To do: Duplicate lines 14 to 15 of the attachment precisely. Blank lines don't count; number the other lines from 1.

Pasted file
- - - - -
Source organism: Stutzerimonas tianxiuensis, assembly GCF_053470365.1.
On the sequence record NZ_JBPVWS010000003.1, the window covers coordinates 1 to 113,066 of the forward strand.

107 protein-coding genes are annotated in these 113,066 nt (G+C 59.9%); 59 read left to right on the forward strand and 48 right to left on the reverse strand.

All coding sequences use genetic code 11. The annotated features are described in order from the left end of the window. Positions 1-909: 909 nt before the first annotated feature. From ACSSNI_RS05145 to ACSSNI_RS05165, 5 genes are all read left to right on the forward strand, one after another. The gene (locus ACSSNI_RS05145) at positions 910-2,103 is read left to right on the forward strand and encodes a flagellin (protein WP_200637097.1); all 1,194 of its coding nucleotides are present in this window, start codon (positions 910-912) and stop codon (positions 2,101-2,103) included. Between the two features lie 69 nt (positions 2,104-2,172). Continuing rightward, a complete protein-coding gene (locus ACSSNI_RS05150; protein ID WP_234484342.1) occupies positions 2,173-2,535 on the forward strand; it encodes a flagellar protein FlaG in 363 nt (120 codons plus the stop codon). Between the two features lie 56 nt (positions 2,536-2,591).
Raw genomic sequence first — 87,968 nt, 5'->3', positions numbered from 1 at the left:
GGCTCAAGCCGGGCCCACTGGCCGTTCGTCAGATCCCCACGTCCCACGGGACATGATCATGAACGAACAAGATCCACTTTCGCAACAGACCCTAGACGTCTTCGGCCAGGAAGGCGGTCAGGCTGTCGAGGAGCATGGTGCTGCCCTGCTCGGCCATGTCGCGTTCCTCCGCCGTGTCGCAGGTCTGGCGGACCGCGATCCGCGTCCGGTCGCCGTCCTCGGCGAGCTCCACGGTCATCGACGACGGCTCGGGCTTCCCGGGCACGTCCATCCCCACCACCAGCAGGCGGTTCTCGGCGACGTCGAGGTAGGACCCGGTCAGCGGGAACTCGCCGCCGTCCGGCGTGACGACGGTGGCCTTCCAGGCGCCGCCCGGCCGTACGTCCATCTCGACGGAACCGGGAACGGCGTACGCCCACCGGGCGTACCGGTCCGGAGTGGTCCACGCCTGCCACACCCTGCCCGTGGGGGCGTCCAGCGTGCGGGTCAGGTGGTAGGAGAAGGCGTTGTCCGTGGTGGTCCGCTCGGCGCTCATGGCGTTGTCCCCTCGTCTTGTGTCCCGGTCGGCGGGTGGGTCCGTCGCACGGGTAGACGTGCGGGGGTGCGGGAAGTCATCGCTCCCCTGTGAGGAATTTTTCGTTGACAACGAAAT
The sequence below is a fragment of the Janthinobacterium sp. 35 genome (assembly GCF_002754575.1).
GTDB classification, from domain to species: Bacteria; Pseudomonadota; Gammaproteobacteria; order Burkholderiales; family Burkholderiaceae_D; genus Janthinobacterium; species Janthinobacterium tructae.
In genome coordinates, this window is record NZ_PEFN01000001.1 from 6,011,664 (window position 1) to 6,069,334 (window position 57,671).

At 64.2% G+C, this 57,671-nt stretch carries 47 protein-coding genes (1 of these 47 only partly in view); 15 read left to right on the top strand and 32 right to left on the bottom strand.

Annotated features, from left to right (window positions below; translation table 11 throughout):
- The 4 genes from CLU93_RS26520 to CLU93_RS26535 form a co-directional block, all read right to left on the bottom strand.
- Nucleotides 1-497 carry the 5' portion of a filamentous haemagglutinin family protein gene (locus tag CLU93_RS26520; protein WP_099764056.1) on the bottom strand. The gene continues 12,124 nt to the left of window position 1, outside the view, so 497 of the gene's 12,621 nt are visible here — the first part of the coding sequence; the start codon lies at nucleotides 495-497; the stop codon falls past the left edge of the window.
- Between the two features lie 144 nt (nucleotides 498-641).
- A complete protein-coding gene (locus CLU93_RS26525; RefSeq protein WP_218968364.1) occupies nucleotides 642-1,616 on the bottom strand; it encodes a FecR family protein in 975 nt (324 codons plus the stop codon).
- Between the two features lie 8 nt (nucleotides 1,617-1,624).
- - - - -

- Between the two features lie 144 nt (nucleotides 498-641).
- A complete protein-coding gene (locus CLU93_RS26525; RefSeq protein WP_218968364.1) occupies nucleotides 642-1,616 on the bottom strand; it encodes a FecR family protein in 975 nt (324 codons plus the stop codon).